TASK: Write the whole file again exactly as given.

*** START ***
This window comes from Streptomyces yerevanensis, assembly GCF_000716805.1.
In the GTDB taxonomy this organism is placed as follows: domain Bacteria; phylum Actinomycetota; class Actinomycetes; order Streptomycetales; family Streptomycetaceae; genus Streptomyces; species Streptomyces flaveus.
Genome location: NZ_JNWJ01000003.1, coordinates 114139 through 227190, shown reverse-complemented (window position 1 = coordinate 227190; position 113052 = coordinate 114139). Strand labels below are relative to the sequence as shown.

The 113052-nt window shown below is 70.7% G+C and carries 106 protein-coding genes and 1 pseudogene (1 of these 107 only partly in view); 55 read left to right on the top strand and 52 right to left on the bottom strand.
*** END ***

This window comes from Streptomyces yerevanensis, assembly GCF_000716805.1.
In the GTDB taxonomy this organism is placed as follows: domain Bacteria; phylum Actinomycetota; class Actinomycetes; order Streptomycetales; family Streptomycetaceae; genus Streptomyces; species Streptomyces flaveus.
Genome location: NZ_JNWJ01000003.1, coordinates 114139 through 227190, shown reverse-complemented (window position 1 = coordinate 227190; position 113052 = coordinate 114139). Strand labels below are relative to the sequence as shown.

The 113052-nt window shown below is 70.7% G+C and carries 106 protein-coding genes and 1 pseudogene (1 of these 107 only partly in view); 55 read left to right on the top strand and 52 right to left on the bottom strand.